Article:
As a team, create a storyboard that illustrates the creation of the proposed prototype. Again, ideas are important and artistic talent is not. Have team members add just enough detail to have their ideas understood.
If team members get mired down in details or become overwhelmed by possibilities, remember to lean on the “Decider” team member to keep up the pace in the sprint. Trust this individual to make the best decision possible and move on.
Day 4: Prototype
On Day 4, team members will bring Day 3’s storyboard to life. Team members will use Day 4 to divide and conquer the prototype creation. To help move the process along, members may be assigned roles in which they gather resources, complete writing tasks, or physically make the prototype.
Prototype creation should be pragmatic and should focus on including what is necessary. All team members should review the prototype to check for errors and to ensure that it accurately represents the team’s ideas. In addition, the team members who will conduct the interviews should be familiar with the prototype.
Interviewers should take time on Day 4 to create a script to be used with prototype testers. The interview should contain five basic parts:
- A welcome where the tester is made to feel comfortable small talk that evolves to information about the prototype
- Introduction of the physical prototype
- Time for the tester to explore and determine how to use the prototype (supported by interviewer questions as needed to help guide the tester)
- Debriefing, where the customer answers questions about his or her experience with the prototype
Finally, on Day 4, testers should be reminded of their participation in the Day 5 prototype testing. In addition, any thank you gifts/gift cards to be shared with testers should be secured.
Day 5: Testing Day!
A testing area should be readied prior to your testers’ arrivals. You may wish to have a testing room equipped with video capability, so that the sprint team members can watch testers’ reactions in real-time. The testing room should be comfortable and clean, with minimal distractions.
The interviewer should lead the interview, following the script. Whenever possible, open-ended questions should be used to encourage tester response.
As interviews are conducted, sprint team members should watch and take notes in real-time. Notes can be made on sticky notes, and these may be posted in a grid or table that organizes data from each tester’s experience. Team members should have discussions about observations – quotes from the interview, tester’s actions, etc., – but notes should remain factual and objective.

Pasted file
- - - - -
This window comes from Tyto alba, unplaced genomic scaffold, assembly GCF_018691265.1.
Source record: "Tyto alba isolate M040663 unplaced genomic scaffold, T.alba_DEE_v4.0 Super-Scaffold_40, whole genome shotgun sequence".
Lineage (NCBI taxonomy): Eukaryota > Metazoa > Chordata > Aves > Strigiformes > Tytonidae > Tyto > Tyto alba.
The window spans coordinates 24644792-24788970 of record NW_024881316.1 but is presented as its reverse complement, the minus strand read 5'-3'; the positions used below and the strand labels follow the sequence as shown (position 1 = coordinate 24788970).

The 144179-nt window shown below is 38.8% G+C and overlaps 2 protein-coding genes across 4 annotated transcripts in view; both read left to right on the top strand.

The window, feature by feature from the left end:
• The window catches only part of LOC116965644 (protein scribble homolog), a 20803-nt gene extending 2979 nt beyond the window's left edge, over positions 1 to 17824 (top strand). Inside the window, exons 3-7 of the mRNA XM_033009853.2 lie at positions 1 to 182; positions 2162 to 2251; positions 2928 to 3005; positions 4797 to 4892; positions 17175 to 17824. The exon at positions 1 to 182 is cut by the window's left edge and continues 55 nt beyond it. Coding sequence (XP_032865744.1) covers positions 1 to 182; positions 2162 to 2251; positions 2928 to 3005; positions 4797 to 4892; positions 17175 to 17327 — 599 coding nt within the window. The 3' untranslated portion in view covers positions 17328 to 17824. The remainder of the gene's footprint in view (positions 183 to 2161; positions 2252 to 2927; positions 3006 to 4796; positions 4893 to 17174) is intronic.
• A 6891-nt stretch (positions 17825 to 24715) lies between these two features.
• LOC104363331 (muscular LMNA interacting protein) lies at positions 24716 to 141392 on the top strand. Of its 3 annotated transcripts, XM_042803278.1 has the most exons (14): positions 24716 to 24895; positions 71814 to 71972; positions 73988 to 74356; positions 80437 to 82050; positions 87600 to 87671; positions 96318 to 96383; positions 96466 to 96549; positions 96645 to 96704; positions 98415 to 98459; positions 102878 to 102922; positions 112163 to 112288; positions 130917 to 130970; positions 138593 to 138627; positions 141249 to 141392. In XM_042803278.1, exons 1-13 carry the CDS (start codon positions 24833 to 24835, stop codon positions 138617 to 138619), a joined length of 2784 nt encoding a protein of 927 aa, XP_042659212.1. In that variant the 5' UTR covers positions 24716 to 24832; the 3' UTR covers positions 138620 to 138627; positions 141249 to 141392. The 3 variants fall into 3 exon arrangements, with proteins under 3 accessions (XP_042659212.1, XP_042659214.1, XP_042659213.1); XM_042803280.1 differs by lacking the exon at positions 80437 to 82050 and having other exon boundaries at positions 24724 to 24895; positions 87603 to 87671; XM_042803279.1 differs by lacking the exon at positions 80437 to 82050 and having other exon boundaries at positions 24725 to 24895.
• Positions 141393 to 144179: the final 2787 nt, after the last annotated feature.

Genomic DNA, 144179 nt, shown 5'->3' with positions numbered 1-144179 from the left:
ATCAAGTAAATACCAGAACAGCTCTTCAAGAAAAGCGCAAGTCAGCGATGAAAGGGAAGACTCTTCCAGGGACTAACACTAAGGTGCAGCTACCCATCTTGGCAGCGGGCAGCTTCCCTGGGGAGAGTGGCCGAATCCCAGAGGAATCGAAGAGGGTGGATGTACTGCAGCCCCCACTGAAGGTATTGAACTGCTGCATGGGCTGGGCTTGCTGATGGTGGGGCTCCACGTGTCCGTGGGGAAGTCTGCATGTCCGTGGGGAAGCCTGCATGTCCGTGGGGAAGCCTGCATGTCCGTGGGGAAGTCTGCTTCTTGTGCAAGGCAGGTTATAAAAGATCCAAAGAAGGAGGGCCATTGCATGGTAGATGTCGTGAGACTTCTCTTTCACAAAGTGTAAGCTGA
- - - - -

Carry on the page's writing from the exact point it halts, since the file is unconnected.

At the end of the day, sprint team members should debrief and summarize what was observed throughout the day. What patterns emerged? Were any problems identified? What worked, and what did not? All information gleaned can become fodder for further research. With each successive sprint, a prototype can be sharpened to better meet the needs of consumers.
Google Design Sprint: Key Takeaways
At their core, the main purpose of design sprints is to align stakeholder expectations with the goal of the sprint at an early stage, and not lose sight of them throughout the rapid-fire process. As such, it is crucial to adopt a collaborative and user-centric approach to explore the most viable solutions.
Although the 5-Day Google Design Sprint has been proven to be an effective model for rapid product testing, it is a relatively new concept that may take a little getting used to. Don’t worry if your team struggles to keep pace with the 5-day framework. Expect a learning curve as everyone in your team becomes familiar with the process. Properly applied, a Google Design Sprint can save your team time and money while providing targeted solutions to consumer problems.